W. Mass. photographer launches #grabhimbytheballot project
A Turners Falls photographer is using her skills behind the lens to fire back at sexist remarks made by Republican presidential candidate Donald Trump during the run-up to the election.
After video surfaced earlier this month of Trump bragging about sexually assaulting women, Anja Schütz launched an “anti-Trump” movement online that uses pictures to celebrate women’s bodies, while urging people to get out and vote.
The series of photographs feature women standing in a dark room, completely nude. Each subject is holding a fake ballot over her private parts. A banner promoting the hashtag “#GrabHimByTheBallot” is written on a censor bar that’s photoshopped across each woman’s breasts. An American flag can be seen hanging in the background.
Dozens of people have participated so far — and others are eager to take part.
“The community around this, and enthusiasm that has swept this up has been such an incredibly profound thing for me,” said Schütz in a telephone interview.
The project, which grew organically, was started in response to the lewd comments made by Trump that were caught on a hot mic in 2005. In the recording, which was released by the Washington Post in early October, Trump could be heard saying that he grabs women by their genitals.
The release of the recording was a pivotal moment in the election.
Upset by Trump’s remarks, Schütz posted to her Facebook page a personal note about her own experiences with sexual harassment and assault. After opening up publicly, a friend posted beneath her writing an image of the words “Grab Him By the Ballot.”
Inspired by the mantra, Schütz grabbed her camera, took off her clothes — and became the first person in the photo series.
That image was shared more than 1,000 times, and led to other women coming forward to ask to have their portraits taken in a similar manner.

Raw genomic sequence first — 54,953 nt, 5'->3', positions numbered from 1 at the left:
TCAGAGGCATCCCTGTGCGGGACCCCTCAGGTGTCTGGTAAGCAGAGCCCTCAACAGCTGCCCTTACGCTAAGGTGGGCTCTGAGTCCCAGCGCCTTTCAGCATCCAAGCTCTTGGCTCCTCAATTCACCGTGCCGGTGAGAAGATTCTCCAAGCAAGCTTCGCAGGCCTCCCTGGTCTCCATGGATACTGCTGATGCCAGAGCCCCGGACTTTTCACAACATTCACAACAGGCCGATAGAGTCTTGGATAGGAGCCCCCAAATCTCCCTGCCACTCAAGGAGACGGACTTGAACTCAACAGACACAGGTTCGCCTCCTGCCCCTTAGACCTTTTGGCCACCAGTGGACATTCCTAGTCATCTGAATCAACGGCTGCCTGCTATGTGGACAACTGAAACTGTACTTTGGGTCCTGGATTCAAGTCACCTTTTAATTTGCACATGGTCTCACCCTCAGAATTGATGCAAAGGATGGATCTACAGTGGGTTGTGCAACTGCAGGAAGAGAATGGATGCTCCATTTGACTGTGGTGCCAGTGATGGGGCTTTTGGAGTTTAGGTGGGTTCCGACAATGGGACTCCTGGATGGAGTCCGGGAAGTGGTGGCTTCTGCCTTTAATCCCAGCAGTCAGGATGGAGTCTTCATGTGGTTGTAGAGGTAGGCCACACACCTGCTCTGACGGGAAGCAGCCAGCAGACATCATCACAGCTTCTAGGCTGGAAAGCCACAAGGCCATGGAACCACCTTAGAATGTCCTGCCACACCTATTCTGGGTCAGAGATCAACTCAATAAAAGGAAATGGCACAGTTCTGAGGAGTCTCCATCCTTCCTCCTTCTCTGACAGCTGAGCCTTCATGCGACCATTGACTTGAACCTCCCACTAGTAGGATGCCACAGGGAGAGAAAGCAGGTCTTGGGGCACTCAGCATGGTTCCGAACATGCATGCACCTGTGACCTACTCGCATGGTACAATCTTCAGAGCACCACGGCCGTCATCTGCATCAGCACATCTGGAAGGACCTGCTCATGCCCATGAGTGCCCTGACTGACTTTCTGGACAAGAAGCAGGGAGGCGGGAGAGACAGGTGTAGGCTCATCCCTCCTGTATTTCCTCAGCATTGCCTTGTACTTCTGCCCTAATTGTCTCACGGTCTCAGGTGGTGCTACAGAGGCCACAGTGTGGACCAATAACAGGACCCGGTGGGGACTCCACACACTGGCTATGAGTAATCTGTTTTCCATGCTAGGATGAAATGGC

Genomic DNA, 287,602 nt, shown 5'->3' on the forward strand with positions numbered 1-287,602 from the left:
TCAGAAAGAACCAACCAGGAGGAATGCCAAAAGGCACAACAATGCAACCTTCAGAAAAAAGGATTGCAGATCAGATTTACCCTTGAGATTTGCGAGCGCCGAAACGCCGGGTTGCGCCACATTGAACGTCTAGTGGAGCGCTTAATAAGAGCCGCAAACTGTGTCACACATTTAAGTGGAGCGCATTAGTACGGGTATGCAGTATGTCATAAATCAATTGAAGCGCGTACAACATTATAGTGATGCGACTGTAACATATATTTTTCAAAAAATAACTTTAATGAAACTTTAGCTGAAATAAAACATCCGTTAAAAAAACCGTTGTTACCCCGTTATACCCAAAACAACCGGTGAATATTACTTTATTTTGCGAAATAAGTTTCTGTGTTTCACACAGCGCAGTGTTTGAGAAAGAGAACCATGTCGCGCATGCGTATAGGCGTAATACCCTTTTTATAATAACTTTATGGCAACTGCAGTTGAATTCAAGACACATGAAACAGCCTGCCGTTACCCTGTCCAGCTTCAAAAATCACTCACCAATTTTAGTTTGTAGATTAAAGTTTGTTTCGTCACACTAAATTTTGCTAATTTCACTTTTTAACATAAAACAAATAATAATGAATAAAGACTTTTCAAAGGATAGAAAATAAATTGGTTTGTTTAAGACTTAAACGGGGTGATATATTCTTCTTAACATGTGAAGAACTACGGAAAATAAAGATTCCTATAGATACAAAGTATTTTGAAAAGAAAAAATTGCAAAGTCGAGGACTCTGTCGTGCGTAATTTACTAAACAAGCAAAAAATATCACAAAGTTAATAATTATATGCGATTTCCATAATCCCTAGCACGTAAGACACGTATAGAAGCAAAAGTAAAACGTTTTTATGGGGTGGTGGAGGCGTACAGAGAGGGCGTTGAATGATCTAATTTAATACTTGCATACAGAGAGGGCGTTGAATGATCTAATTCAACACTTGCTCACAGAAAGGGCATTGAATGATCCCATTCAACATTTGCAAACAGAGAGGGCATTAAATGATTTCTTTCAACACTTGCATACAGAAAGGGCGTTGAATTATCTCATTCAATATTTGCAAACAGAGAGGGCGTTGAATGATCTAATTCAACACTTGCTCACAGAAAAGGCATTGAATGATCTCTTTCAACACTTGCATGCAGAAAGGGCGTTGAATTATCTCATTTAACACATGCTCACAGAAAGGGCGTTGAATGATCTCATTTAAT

On Oct. 22, Schütz hosted an event in Greenfield where she took pictures of more than 60 women for the project.
“This started as a passion project that I did because I thought I had to say something,” she said. “The fact that all these women came out and said, ‘Yes, I want this, too.’ For me, that was the reward.”
During the photo shoot, Schütz said women, many of whom were complete strangers, bonded while they awaited their turn in front of the camera.
“You could hear conversations and discussions and laughter,” in the waiting area, she said. “And people were finding some camaraderie and community to process their feelings during this election.”
Schütz said on Facebook that her choice to have women pose nude was motivated by the fact that “a woman’s body seems to be as political as ever, if not even more so.”
Schütz has been posting collections of photographs from her shoots to her business’s Facebook page. She plans to head to New York City next week to add to the series.
Because the election is nearing, she hopes to wrap up by Nov. 8. From there, she will explore her options for what to do with the photographs.
“Essentially, I want an album full of women feeling empowered and proud in their bodies, and happy to be making their political statement,” she said.
But until then, she is inviting women to sign up and protest Trump’s alarming diatribe.
“I am seeking all body types, all ages, all backgrounds,” she said. “If you’re a woman, and are pissed off, and love art, let me know!”